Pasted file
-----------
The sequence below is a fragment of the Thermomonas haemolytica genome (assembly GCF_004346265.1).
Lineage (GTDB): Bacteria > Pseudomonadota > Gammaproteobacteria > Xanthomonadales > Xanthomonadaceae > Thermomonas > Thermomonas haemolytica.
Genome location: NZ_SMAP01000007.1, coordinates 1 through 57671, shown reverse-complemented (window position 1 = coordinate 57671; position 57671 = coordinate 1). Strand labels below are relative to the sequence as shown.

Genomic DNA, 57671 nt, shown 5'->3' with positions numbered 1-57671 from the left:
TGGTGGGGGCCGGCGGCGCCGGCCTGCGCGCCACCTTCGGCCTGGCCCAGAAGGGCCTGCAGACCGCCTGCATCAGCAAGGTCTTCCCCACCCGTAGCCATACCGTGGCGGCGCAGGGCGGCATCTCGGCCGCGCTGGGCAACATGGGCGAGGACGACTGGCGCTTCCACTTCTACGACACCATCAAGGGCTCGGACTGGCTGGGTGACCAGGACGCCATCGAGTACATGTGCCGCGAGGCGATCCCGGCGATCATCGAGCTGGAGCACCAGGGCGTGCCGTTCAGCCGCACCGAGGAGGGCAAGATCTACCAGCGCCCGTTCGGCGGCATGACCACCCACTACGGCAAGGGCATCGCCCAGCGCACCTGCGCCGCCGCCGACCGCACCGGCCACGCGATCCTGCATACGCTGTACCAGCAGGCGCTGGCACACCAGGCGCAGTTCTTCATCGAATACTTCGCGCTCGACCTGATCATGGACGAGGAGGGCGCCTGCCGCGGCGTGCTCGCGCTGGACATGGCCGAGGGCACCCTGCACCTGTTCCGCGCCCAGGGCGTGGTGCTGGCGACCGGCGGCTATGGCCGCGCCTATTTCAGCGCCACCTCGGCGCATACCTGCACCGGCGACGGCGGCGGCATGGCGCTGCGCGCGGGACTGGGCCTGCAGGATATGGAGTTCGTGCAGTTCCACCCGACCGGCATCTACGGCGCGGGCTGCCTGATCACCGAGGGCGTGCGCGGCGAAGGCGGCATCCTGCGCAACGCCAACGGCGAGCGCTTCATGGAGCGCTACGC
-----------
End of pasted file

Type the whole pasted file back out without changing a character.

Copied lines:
The sequence below is a fragment of the Thermomonas haemolytica genome (assembly GCF_004346265.1).
Lineage (GTDB): Bacteria > Pseudomonadota > Gammaproteobacteria > Xanthomonadales > Xanthomonadaceae > Thermomonas > Thermomonas haemolytica.
Genome location: NZ_SMAP01000007.1, coordinates 1 through 57671, shown reverse-complemented (window position 1 = coordinate 57671; position 57671 = coordinate 1). Strand labels below are relative to the sequence as shown.

Genomic DNA, 57671 nt, shown 5'->3' with positions numbered 1-57671 from the left:
TGGTGGGGGCCGGCGGCGCCGGCCTGCGCGCCACCTTCGGCCTGGCCCAGAAGGGCCTGCAGACCGCCTGCATCAGCAAGGTCTTCCCCACCCGTAGCCATACCGTGGCGGCGCAGGGCGGCATCTCGGCCGCGCTGGGCAACATGGGCGAGGACGACTGGCGCTTCCACTTCTACGACACCATCAAGGGCTCGGACTGGCTGGGTGACCAGGACGCCATCGAGTACATGTGCCGCGAGGCGATCCCGGCGATCATCGAGCTGGAGCACCAGGGCGTGCCGTTCAGCCGCACCGAGGAGGGCAAGATCTACCAGCGCCCGTTCGGCGGCATGACCACCCACTACGGCAAGGGCATCGCCCAGCGCACCTGCGCCGCCGCCGACCGCACCGGCCACGCGATCCTGCATACGCTGTACCAGCAGGCGCTGGCACACCAGGCGCAGTTCTTCATCGAATACTTCGCGCTCGACCTGATCATGGACGAGGAGGGCGCCTGCCGCGGCGTGCTCGCGCTGGACATGGCCGAGGGCACCCTGCACCTGTTCCGCGCCCAGGGCGTGGTGCTGGCGACCGGCGGCTATGGCCGCGCCTATTTCAGCGCCACCTCGGCGCATACCTGCACCGGCGACGGCGGCGGCATGGCGCTGCGCGCGGGACTGGGCCTGCAGGATATGGAGTTCGTGCAGTTCCACCCGACCGGCATCTACGGCGCGGGCTGCCTGATCACCGAGGGCGTGCGCGGCGAAGGCGGCATCCTGCGCAACGCCAACGGCGAGCGCTTCATGGAGCGCTACGC